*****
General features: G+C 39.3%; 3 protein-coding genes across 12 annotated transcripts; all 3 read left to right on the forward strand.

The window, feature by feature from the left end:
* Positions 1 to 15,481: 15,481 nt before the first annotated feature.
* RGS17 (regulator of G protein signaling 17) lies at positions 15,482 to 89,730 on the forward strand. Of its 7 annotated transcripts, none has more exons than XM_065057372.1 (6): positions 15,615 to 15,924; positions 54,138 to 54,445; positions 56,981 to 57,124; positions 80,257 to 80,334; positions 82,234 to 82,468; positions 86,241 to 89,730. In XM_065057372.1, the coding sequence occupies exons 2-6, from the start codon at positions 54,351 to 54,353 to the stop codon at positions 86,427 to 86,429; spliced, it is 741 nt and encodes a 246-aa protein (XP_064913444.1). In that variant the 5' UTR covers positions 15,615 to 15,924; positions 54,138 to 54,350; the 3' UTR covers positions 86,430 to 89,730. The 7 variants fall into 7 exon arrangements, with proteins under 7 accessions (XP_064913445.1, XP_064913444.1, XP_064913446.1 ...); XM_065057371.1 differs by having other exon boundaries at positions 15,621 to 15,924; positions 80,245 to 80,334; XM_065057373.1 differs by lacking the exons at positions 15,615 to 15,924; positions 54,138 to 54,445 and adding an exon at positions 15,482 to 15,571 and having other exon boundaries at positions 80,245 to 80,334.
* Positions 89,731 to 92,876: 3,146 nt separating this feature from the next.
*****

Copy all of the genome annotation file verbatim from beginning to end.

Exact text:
General features: G+C 39.3%; 3 protein-coding genes across 12 annotated transcripts; all 3 read left to right on the forward strand.

The window, feature by feature from the left end:
* Positions 1 to 15,481: 15,481 nt before the first annotated feature.
* RGS17 (regulator of G protein signaling 17) lies at positions 15,482 to 89,730 on the forward strand. Of its 7 annotated transcripts, none has more exons than XM_065057372.1 (6): positions 15,615 to 15,924; positions 54,138 to 54,445; positions 56,981 to 57,124; positions 80,257 to 80,334; positions 82,234 to 82,468; positions 86,241 to 89,730. In XM_065057372.1, the coding sequence occupies exons 2-6, from the start codon at positions 54,351 to 54,353 to the stop codon at positions 86,427 to 86,429; spliced, it is 741 nt and encodes a 246-aa protein (XP_064913444.1). In that variant the 5' UTR covers positions 15,615 to 15,924; positions 54,138 to 54,350; the 3' UTR covers positions 86,430 to 89,730. The 7 variants fall into 7 exon arrangements, with proteins under 7 accessions (XP_064913445.1, XP_064913444.1, XP_064913446.1 ...); XM_065057371.1 differs by having other exon boundaries at positions 15,621 to 15,924; positions 80,245 to 80,334; XM_065057373.1 differs by lacking the exons at positions 15,615 to 15,924; positions 54,138 to 54,445 and adding an exon at positions 15,482 to 15,571 and having other exon boundaries at positions 80,245 to 80,334.
* Positions 89,731 to 92,876: 3,146 nt separating this feature from the next.